When a car is totaled, there are many questions that come up. One of those questions may be: what happens to the license plates? License plates are required by law in almost every state and serve as a unique identifier for vehicles. After a car is totaled, the fate of the license plates can vary depending on the state laws and policies.
In some states, such as California, the license plates stay with the vehicle. This means that if the car is sold or transferred to another owner, the license plate will go along with it. The new owner will be responsible for registering the car and getting new license plates if necessary. However, if the car is deemed a total loss and is sent to a salvage yard, the license plates will be removed and returned to the Department of Motor Vehicles (DMV). In California, the DMV requires that license plates be surrendered when a vehicle is sold, scrapped, or otherwise disposed of.
In other states, such as New York, the license plates are considered property of the owner and can be transferred to a new vehicle. This means that if a car is totaled, the owner can keep the license plates and use them on a new car. However, if the car is sold or transferred to another owner, the license plates must be removed and surrendered to the DMV.
Some states have different policies for personalized or specialty license plates. In Texas, for example, personalized plates can be transferred to a new vehicle if the owner requests it within 30 days of the sale or transfer of the old vehicle. Specialty plates, such as those for military veterans or first responders, may also be allowed to be transferred to a new vehicle.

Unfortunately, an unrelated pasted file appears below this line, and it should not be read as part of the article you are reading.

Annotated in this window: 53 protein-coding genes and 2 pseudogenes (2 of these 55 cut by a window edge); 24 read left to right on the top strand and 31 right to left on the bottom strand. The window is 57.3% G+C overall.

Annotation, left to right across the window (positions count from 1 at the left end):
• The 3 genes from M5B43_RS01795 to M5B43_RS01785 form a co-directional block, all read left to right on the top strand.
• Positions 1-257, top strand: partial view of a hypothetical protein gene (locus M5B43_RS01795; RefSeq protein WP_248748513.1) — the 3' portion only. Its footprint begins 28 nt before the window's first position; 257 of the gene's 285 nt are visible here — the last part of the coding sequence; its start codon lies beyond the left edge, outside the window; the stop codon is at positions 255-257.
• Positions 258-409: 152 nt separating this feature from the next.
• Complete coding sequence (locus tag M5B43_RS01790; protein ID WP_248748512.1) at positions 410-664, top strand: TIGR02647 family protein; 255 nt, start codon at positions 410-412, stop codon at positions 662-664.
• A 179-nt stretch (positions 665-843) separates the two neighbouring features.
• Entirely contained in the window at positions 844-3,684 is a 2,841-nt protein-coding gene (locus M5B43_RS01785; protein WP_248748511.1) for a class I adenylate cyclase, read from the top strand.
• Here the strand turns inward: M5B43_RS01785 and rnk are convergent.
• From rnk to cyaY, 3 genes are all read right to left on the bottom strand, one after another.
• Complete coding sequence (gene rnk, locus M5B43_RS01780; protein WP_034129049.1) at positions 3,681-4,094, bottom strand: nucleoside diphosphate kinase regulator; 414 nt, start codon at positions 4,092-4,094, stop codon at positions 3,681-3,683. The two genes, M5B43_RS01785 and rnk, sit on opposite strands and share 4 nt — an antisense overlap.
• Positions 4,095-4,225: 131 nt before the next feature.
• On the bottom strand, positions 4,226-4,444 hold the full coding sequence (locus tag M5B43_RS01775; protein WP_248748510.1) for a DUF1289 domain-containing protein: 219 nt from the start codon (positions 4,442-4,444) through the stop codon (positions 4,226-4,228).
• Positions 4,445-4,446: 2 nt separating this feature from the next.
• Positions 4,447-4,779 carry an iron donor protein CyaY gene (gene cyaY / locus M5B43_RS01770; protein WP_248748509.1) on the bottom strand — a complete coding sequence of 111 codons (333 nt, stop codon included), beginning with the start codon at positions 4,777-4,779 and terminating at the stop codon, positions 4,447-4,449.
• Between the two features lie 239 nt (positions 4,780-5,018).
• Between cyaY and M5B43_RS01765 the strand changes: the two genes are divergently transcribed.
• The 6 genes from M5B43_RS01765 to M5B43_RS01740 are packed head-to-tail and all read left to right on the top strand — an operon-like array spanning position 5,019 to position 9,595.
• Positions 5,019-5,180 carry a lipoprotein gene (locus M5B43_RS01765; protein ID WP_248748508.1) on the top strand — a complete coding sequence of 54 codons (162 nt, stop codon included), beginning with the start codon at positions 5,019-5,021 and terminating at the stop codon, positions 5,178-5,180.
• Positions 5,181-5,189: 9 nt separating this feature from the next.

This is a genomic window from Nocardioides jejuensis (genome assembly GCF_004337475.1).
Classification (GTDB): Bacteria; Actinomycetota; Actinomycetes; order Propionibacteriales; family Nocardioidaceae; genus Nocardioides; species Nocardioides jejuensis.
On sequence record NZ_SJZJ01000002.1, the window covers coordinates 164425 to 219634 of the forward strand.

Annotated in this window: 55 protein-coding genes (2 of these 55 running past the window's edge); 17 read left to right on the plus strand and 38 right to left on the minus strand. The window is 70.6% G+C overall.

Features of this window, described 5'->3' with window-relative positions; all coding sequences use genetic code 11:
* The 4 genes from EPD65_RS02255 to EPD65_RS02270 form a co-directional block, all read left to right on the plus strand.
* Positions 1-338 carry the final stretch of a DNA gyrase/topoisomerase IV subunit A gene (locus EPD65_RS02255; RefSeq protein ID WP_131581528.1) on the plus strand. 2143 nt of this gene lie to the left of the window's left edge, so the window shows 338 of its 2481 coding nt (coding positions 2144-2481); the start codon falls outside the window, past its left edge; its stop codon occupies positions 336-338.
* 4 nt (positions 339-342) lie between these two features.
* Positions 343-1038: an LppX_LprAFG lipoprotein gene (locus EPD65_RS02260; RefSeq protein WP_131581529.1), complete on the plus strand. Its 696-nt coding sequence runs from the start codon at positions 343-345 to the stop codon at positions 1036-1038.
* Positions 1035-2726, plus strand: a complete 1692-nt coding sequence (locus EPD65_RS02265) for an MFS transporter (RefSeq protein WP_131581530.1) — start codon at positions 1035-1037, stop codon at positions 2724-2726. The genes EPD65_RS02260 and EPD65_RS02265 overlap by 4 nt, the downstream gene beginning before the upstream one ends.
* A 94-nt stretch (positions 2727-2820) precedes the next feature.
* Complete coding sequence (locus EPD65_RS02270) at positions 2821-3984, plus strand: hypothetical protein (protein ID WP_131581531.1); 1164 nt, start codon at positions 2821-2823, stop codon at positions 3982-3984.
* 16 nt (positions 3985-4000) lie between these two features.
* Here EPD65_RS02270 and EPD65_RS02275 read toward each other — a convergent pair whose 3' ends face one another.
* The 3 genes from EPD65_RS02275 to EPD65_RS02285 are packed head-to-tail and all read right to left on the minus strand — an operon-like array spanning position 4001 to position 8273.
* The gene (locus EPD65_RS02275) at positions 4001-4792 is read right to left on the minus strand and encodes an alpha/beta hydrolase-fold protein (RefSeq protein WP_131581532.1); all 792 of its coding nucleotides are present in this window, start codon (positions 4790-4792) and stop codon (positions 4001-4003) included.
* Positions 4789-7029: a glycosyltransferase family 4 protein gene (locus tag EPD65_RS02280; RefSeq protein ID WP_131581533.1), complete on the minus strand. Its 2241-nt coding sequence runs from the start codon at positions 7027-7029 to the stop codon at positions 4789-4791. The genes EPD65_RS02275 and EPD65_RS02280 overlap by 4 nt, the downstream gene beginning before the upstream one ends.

It is important to note that regardless of the state policy, license plates must always be surrendered to the DMV if they are no longer needed or if the vehicle is being disposed of. This ensures that the plates cannot be used fraudulently or illegally.
In addition to state policies, there are also federal regulations surrounding license plates. The National Highway Traffic Safety Administration (NHTSA) requires that all new vehicles be equipped with a unique vehicle identification number (VIN) and a visible license plate. The VIN is used to track the vehicle’s history, including accidents and repairs, while the license plate serves as a way to identify the vehicle on the road.
When a car is totaled, the VIN and license plate are still important pieces of information that can be used by law enforcement and insurance companies. The DMV may keep records of the license plate and VIN for a period of time, which can be helpful in case of any legal or insurance issues that arise later on.
In conclusion, the fate of license plates after a car is totaled can vary depending on the state laws and policies. Some states require the plates to be surrendered to the DMV, while others allow the owner to keep the plates and transfer them to a new vehicle. Regardless of the policy, it is important to always surrender the plates if they are no longer needed or if the vehicle is being disposed of. This ensures that the plates cannot be used illegally and that they are properly recorded in case of any legal or insurance issues.